CNBM follow-on raises $493 million

The offering comes on the back of reverse inquiries and is priced at a 6.5% discount to the 2010 high.

China National Building Materials (CNBM) on Tuesday raised new capital from a HK$3.82 billion ($493 million) follow-on offering that it will use to reduce leverage. The deal included an 8.6% portion of shares that were sold by the National Social Security Fund (NSSF), meaning CNBM, a producer of cement and other building materials, pocketed about $450 million.

CNBM’s share price has had a strong run since early May, rising 63%, and that demand was evident in the placement as well. The deal was covered in just 45 minutes and, when the books closed after less than two hours, it had received orders for about three times the shares on offer. According to a source, there had been reverse inquiries for stock from a number of investors since the company’s first half earnings in late August – which showed a 25.7% rise in net profit – and the allocation was skewed towards these investors and long-only funds that came in with large orders. The buyers also included global asset managers, sovereign wealth funds and global hedge funds, with most of the demand coming from Asia or Asia-based global accounts, followed by Europe and the US. In all, there were more than 80 orders in the book.

The deal comprised 238.9 million H-shares, including the 20.6 million secondary shares sold by the NSSF, or 19.9% of the existing H-share capital. They were offered in a range between HK$15.85 and HK$16.65, which represented a discount of 2.7% to 7.4% versus Tuesday’s closing price of HK$17.12.

With the share price having gained 5.3% to a 2010 high earlier in the day, investors would have been keen to get as wide a discount as possible. The placement also accounted for a bulky 14 days of trading volume. However, the strong demand enabled the price to be fixed slightly above the low end at HK$16, resulting in a 6.5% discount versus the close, or 5.4% versus the day’s volume weighted average price.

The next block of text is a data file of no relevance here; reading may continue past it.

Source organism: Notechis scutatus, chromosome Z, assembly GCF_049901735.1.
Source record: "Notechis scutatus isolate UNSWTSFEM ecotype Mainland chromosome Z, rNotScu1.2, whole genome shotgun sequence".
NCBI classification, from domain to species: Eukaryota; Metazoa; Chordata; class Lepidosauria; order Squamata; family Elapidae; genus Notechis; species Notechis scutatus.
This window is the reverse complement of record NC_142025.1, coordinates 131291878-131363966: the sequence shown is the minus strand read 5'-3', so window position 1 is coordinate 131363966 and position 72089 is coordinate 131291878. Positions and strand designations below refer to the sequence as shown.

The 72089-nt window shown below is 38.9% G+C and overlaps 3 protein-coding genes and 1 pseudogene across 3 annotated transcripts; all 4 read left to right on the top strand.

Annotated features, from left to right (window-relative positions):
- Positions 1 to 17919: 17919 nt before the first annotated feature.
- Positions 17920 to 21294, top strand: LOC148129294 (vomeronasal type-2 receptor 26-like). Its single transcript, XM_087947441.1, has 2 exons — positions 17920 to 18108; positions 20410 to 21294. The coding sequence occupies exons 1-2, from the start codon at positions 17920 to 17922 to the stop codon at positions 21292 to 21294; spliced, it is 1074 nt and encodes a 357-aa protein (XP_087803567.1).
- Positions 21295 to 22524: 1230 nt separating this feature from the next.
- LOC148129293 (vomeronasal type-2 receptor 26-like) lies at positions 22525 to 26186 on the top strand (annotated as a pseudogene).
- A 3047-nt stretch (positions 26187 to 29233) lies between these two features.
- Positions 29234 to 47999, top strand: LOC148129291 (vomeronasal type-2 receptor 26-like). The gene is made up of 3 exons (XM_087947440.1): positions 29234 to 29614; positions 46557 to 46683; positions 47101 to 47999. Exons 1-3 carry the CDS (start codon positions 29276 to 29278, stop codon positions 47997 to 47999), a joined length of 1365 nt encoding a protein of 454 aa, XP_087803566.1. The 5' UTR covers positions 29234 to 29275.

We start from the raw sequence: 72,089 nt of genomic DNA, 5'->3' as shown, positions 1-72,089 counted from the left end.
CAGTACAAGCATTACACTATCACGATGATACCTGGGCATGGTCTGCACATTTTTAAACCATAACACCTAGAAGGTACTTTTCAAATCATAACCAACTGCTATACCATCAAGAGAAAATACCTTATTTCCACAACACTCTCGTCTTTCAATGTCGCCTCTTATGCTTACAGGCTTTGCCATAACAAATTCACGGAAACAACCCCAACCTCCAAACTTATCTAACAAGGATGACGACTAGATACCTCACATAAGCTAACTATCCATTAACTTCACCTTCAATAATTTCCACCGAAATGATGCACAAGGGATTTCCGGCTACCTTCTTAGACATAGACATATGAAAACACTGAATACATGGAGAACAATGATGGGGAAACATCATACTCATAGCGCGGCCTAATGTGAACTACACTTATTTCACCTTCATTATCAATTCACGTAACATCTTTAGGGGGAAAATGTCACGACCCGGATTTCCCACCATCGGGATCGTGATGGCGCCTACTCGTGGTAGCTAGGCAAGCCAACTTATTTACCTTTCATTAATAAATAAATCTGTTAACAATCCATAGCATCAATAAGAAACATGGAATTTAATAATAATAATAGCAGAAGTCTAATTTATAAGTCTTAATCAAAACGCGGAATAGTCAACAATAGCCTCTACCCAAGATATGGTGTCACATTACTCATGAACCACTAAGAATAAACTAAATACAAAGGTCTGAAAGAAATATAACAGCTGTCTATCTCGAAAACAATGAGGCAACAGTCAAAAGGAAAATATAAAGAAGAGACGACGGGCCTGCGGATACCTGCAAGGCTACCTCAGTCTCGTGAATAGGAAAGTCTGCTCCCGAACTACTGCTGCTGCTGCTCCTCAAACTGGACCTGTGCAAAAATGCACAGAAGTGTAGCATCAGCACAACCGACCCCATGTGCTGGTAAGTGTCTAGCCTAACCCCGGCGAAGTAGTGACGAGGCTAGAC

The stock held up well in the wake of the deal yesterday, likely deriving some support from the skewed allocations. It never fell as far as the placement price and closed at HK$16.18, down 5.5% on the day.

The deal was arranged by Morgan Stanley and China International Capital Corp, the same two banks that arranged the previous follow-on for the company in February 2009 when it raised $300 million at a 9.5% discount. Morgan Stanley also led the company’s IPO in 2006 and its first follow-on in 2007 on a sole basis, demonstrating its strong relationship with the cement maker. According to sources, the placement this week was not put out for general bidding.

Most banks are busy right now with numerous initial public offerings in the market across Asia. At the same time, placements and block trades continue to come at regular intervals and the convertible bond market has started to pick up pace. Morgan Stanley alone has been involved in transactions totalling more than $8.5 billion in the past week, including Monday’s $300 million CB for Korean telecom operator LG Uplus, last week’s $6.5 billion sell-down in China Mobile by Vodafone, and Newbridge’s $1.2 billion exit from Ping An Insurance (Group).

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